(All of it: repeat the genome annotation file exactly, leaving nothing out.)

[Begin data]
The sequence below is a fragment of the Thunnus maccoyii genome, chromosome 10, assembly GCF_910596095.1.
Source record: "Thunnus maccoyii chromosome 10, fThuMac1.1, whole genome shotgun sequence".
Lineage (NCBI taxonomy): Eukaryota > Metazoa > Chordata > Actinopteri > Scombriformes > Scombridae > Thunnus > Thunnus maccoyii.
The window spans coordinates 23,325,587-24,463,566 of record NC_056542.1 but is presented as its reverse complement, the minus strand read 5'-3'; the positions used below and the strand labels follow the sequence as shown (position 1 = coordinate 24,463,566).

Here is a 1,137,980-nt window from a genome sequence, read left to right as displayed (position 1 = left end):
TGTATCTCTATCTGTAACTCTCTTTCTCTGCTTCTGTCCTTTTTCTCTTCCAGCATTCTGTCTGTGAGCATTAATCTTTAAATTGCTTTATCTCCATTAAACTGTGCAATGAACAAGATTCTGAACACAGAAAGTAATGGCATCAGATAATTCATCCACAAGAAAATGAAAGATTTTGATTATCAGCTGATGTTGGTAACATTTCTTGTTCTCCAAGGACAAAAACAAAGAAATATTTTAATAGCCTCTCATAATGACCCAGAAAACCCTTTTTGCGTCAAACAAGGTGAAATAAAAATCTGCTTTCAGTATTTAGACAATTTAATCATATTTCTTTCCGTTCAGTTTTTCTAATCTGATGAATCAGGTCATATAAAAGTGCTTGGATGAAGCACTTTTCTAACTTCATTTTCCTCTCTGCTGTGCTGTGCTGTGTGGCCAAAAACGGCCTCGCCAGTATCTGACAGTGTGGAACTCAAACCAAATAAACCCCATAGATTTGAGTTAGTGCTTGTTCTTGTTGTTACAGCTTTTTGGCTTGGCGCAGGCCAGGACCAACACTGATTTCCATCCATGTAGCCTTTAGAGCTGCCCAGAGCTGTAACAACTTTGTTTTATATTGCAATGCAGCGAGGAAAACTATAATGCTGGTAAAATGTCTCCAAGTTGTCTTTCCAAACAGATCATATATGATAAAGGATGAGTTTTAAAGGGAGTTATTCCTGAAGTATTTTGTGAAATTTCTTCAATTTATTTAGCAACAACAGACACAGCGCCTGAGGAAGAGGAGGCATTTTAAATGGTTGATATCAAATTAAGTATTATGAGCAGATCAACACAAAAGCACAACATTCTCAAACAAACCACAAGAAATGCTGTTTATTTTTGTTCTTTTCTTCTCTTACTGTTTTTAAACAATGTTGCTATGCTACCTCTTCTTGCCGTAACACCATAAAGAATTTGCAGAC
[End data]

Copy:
The sequence below is a fragment of the Thunnus maccoyii genome, chromosome 10, assembly GCF_910596095.1.
Source record: "Thunnus maccoyii chromosome 10, fThuMac1.1, whole genome shotgun sequence".
Lineage (NCBI taxonomy): Eukaryota > Metazoa > Chordata > Actinopteri > Scombriformes > Scombridae > Thunnus > Thunnus maccoyii.
The window spans coordinates 23,325,587-24,463,566 of record NC_056542.1 but is presented as its reverse complement, the minus strand read 5'-3'; the positions used below and the strand labels follow the sequence as shown (position 1 = coordinate 24,463,566).

Here is a 1,137,980-nt window from a genome sequence, read left to right as displayed (position 1 = left end):
TGTATCTCTATCTGTAACTCTCTTTCTCTGCTTCTGTCCTTTTTCTCTTCCAGCATTCTGTCTGTGAGCATTAATCTTTAAATTGCTTTATCTCCATTAAACTGTGCAATGAACAAGATTCTGAACACAGAAAGTAATGGCATCAGATAATTCATCCACAAGAAAATGAAAGATTTTGATTATCAGCTGATGTTGGTAACATTTCTTGTTCTCCAAGGACAAAAACAAAGAAATATTTTAATAGCCTCTCATAATGACCCAGAAAACCCTTTTTGCGTCAAACAAGGTGAAATAAAAATCTGCTTTCAGTATTTAGACAATTTAATCATATTTCTTTCCGTTCAGTTTTTCTAATCTGATGAATCAGGTCATATAAAAGTGCTTGGATGAAGCACTTTTCTAACTTCATTTTCCTCTCTGCTGTGCTGTGCTGTGTGGCCAAAAACGGCCTCGCCAGTATCTGACAGTGTGGAACTCAAACCAAATAAACCCCATAGATTTGAGTTAGTGCTTGTTCTTGTTGTTACAGCTTTTTGGCTTGGCGCAGGCCAGGACCAACACTGATTTCCATCCATGTAGCCTTTAGAGCTGCCCAGAGCTGTAACAACTTTGTTTTATATTGCAATGCAGCGAGGAAAACTATAATGCTGGTAAAATGTCTCCAAGTTGTCTTTCCAAACAGATCATATATGATAAAGGATGAGTTTTAAAGGGAGTTATTCCTGAAGTATTTTGTGAAATTTCTTCAATTTATTTAGCAACAACAGACACAGCGCCTGAGGAAGAGGAGGCATTTTAAATGGTTGATATCAAATTAAGTATTATGAGCAGATCAACACAAAAGCACAACATTCTCAAACAAACCACAAGAAATGCTGTTTATTTTTGTTCTTTTCTTCTCTTACTGTTTTTAAACAATGTTGCTATGCTACCTCTTCTTGCCGTAACACCATAAAGAATTTGCAGAC